|The Maui ʻakepa, Loxops ochraceus. Specimen shown is a male.|
The term akepa is applied to three species, two of which are recently extinct:
The ʻakekeʻe (Loxops caeruleirostris) is sometimes called the "Kauai ʻakepa". It was previously regarded as a subspecies of L. coccineus, but was reclassified based on differences in coloring, nesting, songs and degree of sexual dimorphism.
The genus also contains the Hawaiʻi creeper (Loxops mana).
Loxops average the size of 11 cm. They are considered a finch-like bird that also have a notched tail. Their bills have a cone shape to them and they are pale blue with a dark tip. They are also hard to find in the field. Males typically are a darker shade of green on the top while their belly-side is yellow. They also have a black mask that covers their face up until behind its eye while its forehead, forecrown, and backside is also yellow. Females resemble the same colors as the males, but the colors are muted and less vibrant.
The ʻakepa (Loxops sp.) are a group of one of the smallest Hawaiian forest birds, at four inches long and weighing 10 grams. They are placed in the genus Loxops. Only one of the species in the genus, the Hawaiʻi ʻakepa, is still extant, and is classified as Endangered by the IUCN. Previously considered conspecific, the group was split into distinct species in 2015. Found only in high elevation old growth rainforest, these nonmigratory passerines have rounded heads, black eyes, and black wings and tail. Adult males sport one of the most brilliant orange colors found in any bird, a plumage which takes four years to develop. Females are greenish gray on back, lighter gray on front, with varying amounts of yellow and sometimes pale orange on the breast and belly. Juveniles appear similar to females, though are generally duller in color.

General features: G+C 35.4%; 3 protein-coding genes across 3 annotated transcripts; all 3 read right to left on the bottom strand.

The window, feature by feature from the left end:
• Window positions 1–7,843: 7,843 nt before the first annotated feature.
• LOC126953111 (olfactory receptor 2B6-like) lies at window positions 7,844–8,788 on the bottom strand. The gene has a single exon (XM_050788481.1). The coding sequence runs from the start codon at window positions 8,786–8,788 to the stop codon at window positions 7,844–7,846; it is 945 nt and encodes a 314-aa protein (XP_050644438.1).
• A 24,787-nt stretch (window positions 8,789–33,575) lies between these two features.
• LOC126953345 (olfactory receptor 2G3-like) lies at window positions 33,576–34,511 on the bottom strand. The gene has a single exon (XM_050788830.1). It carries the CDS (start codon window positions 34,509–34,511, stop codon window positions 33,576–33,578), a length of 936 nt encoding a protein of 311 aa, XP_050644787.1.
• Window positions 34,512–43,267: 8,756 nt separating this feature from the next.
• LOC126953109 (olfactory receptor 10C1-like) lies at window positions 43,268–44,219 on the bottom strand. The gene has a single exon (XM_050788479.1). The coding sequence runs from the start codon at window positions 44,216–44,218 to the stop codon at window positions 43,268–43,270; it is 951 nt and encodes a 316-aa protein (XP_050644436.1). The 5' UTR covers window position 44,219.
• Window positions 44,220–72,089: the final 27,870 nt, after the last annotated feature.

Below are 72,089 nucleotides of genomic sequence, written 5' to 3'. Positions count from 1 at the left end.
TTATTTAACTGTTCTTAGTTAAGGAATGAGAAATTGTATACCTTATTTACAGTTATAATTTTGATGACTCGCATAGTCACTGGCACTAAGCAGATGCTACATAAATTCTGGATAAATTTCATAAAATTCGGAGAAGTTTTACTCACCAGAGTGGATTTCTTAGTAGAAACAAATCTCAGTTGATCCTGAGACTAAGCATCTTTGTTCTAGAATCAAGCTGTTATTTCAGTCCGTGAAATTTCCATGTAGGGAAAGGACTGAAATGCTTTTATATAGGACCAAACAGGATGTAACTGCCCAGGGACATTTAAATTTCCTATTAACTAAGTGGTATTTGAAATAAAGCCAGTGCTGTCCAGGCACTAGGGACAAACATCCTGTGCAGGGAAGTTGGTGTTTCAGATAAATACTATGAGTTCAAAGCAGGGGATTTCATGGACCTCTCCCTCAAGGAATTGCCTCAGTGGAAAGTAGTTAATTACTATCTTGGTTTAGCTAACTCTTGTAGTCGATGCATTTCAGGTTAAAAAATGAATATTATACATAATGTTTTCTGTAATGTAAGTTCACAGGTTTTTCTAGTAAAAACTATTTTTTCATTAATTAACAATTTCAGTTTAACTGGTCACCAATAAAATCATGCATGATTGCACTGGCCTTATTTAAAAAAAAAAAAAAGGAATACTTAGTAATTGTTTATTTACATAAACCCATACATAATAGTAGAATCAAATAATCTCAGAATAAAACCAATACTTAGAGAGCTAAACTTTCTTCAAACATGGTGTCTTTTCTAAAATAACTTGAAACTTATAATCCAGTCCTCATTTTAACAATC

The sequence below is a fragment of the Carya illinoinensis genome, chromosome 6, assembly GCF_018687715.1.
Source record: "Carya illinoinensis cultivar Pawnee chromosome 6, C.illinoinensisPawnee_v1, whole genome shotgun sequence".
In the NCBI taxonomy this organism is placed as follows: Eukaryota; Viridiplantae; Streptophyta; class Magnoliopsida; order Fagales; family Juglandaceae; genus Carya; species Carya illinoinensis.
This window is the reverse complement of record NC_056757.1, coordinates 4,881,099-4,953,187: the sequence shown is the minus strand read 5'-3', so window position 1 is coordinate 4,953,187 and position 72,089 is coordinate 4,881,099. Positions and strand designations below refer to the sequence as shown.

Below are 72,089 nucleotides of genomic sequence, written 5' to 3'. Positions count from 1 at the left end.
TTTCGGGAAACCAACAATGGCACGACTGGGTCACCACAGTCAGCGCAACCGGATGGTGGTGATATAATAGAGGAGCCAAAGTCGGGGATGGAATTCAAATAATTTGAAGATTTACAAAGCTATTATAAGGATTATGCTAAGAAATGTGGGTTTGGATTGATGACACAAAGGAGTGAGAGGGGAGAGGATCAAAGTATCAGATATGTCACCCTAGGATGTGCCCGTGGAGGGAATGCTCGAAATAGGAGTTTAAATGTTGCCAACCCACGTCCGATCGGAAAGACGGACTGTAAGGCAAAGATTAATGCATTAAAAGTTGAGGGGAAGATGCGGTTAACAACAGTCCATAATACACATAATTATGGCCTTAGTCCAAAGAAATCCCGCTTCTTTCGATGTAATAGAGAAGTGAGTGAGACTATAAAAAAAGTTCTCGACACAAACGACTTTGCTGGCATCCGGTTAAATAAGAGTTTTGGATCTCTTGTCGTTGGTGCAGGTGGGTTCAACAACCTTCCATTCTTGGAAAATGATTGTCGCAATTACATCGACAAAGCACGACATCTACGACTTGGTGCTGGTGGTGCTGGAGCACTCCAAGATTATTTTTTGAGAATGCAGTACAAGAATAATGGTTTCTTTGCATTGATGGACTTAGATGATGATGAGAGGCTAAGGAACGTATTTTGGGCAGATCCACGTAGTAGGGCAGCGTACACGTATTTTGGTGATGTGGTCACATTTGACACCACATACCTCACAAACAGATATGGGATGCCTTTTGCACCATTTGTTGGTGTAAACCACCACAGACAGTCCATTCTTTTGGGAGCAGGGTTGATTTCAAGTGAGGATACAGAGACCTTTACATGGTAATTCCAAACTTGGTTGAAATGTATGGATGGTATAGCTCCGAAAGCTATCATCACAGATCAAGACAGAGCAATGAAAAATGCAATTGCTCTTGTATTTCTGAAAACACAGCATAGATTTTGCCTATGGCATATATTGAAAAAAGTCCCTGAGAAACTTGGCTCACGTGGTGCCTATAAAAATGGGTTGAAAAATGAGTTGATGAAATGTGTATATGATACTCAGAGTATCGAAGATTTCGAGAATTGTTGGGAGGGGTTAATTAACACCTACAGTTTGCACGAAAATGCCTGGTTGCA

All ʻakepa have an unusual cross-bill. When closed, the upper bill tip slightly overlaps the lower bill tip to one side (this cannot be seen in the field). When opening the bill, as in prying open leaf buds to extract small caterpillars, the bills swing dramatically sideways, and this is easily seen in the hand. Some birds cross one way, and some the other, apparently randomly. The ʻakepa cross-bill operates similarly to that in the North American crossbills (genus Loxia), but is much less obvious when the bill is closed.
Hawaiʻi ʻakepa are usually found from 1,500 to 2,200 meters above sea level. They are non-territorial, and group male displays have often been observed in the beginning of the breeding season. They participate in mixed-species flocks during the non-breeding season. ʻAkepa is a Hawaiian term meaning "agile", befitting their active foraging at branch tips.
The group is highly dependent on ʻōhiʻa lehua trees and koa trees for food. The bills are specialized for opening ʻōhiʻa lehua leaf buds in search of small caterpillars. Fretz (2002) suggests that this food source is only found in old-growth Hawaiian forests and could be one factor in ʻakepa population declines. The lehua (or blossom) of the ʻōhiʻa tree provides a source of nectar that this bird consumes occasionally. The koa tree's cracked bark serves as a home for many insects and arthropods that the ʻakepa finds delectable.
Loxops species are considered endangered as their populations have been declining rapidly over the last ten years. Modern developments that take over the environment are threatening the Loxops and reducing their habitat availability in the Kokeʻe region. A lot of the current region of the Loxops is protected by Alakaʻi Wilderness Preserve and, to some extent, by Kokeʻe State Park.
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